President-elect Barack Obama introduced his energy team Monday and named a Bay Area Nobel Prize winner who also runs the Lawrence Berkeley National Lab to head the Department of Energy.
The rumor about physicist Steven Chu's nomination has been swirling for quite some time, but his lab colleagues still could not contain their excitement.
"With that, I'd like to invite my team to say a few words starting with Dr. Chu," said President-elect Obama Monday.
With those words Steven Chu's colleagues at the Lawrence Berkeley National Lab erupted into cheers, watching their friend and boss take the podium alongside the President-elect.
The scientists who work with Chu had gathered to hear the announcement.
Since last week's reports about Chu's new job, the hallways at the lab have been filled with speculation and excitement. They could barely contain themselves Monday.
"We'll probably never get to see him so it probably won't do us much good. But, it's great to have. Steve's a really great leader and it'll be great to have him at the helm," said Associate Lab Director Jim Siegrist.
As Energy Secretary, Chu will have the daunting task of changing the way the country creates and uses energy.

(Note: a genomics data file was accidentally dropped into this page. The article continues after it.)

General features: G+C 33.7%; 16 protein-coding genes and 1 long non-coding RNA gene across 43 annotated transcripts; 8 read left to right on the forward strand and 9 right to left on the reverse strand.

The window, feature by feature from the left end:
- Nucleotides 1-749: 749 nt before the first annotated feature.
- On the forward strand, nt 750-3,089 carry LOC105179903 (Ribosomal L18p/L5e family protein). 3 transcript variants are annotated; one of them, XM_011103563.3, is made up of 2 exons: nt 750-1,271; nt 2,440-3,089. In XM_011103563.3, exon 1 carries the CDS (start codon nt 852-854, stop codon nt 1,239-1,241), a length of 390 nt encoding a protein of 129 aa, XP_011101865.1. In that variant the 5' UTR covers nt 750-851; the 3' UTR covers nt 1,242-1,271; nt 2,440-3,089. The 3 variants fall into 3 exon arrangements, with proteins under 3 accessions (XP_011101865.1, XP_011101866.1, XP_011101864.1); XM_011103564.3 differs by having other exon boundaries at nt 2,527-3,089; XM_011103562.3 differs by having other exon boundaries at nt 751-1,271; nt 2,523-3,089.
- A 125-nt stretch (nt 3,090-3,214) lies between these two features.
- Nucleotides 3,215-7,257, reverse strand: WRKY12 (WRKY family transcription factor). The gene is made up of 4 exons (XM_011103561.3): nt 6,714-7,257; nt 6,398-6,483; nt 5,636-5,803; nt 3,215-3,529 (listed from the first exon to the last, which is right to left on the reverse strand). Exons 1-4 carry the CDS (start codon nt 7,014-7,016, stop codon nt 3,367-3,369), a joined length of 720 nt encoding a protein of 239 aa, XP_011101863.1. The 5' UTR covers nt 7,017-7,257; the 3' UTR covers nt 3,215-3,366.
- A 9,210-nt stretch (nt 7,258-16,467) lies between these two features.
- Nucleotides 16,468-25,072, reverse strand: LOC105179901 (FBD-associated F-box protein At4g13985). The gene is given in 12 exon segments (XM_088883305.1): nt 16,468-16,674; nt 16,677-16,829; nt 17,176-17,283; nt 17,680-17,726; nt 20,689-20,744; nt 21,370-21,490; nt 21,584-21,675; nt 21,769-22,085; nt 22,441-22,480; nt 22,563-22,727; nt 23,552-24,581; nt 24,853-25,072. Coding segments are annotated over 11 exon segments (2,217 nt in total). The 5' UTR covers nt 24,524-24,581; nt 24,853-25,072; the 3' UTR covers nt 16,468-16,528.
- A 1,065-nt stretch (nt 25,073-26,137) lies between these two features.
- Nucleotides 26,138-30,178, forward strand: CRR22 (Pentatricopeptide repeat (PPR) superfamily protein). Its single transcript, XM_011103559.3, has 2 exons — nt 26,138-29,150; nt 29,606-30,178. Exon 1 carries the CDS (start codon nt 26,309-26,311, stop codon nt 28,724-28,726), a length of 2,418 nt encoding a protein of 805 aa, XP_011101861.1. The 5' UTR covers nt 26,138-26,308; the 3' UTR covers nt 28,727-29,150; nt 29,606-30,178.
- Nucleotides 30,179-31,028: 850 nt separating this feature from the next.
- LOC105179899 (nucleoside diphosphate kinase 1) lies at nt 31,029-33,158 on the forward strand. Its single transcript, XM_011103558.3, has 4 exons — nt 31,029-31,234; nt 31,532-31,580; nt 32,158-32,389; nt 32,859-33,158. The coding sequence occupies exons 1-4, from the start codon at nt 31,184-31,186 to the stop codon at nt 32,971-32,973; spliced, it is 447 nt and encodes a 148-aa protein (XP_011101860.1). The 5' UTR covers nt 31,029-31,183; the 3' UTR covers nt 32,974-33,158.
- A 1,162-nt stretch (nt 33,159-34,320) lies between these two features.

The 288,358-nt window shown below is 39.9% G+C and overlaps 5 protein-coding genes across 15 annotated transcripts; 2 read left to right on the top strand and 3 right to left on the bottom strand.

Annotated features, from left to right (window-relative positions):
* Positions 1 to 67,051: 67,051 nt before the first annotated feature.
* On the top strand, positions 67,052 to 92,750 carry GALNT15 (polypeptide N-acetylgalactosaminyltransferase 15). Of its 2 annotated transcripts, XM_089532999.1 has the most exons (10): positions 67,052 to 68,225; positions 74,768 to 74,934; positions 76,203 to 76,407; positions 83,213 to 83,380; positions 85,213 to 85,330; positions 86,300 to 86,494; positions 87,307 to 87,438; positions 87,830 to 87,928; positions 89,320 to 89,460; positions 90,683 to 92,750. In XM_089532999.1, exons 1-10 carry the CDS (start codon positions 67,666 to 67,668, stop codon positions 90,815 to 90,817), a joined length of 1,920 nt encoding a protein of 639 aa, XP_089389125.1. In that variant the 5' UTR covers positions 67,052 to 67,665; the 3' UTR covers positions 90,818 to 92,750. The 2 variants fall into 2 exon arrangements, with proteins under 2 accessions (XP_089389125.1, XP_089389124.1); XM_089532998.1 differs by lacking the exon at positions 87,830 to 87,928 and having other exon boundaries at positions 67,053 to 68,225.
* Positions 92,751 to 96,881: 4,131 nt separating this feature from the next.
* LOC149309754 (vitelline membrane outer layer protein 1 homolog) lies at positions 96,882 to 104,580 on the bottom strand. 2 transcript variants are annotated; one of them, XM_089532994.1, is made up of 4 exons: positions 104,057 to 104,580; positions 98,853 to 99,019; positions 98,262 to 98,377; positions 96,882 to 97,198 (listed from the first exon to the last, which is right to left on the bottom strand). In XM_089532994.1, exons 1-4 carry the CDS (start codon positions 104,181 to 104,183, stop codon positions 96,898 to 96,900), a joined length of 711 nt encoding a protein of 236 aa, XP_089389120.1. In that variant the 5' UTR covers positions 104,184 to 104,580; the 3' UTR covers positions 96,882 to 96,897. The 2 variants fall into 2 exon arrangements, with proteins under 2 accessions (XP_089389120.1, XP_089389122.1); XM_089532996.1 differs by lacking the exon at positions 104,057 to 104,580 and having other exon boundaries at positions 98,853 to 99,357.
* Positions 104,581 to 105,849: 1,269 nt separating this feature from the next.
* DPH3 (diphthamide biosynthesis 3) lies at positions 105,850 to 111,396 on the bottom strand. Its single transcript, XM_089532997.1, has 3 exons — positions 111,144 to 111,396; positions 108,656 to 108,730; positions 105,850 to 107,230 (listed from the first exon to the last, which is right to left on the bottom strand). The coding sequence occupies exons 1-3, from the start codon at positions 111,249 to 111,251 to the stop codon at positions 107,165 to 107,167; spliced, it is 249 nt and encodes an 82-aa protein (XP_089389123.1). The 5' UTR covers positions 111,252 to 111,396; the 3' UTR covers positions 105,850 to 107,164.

"What the world does in the coming decade will have enormous consequences that will last for centuries," he said.
He won the Nobel Prize in physics 11 years ago and has run the Lawrence Berkeley Lab since 2004. Chu's built a reputation for being a strong advocate of curbing greenhouse gases and increasing research in alternative energy sources like biofuels and solar power.
"His appointment should send a signal to all that my administration will value science," said Obama.
That was exactly what the group wanted to hear.
Paul Alivisatos, the lab's second in command, said, "Steve has been a tireless advocate for research and also for action, on energy and environment and space, to deal with global warming."
Some have questioned whether a scientist is fit for a high-profile job traditionally held by political insiders. But, Berkeley physicist Richard Muller thinks Chu is perfect for the post.
"I think, quite frankly, we've had too much politics with regard to energy. It's time to get down to the science of it," he said.
If he is confirmed, Chu would be the country's first Asian American Energy Secretary.
And, it wasn't just his colleagues at the Berkeley National lab that were excited Monday about his nomination. Chu drew widespread praise from the Bay Area's congressional delegation, including House Speaker Nancy Pelosi who issued a statement Monday saying Obama had assembled an extraordinary green team.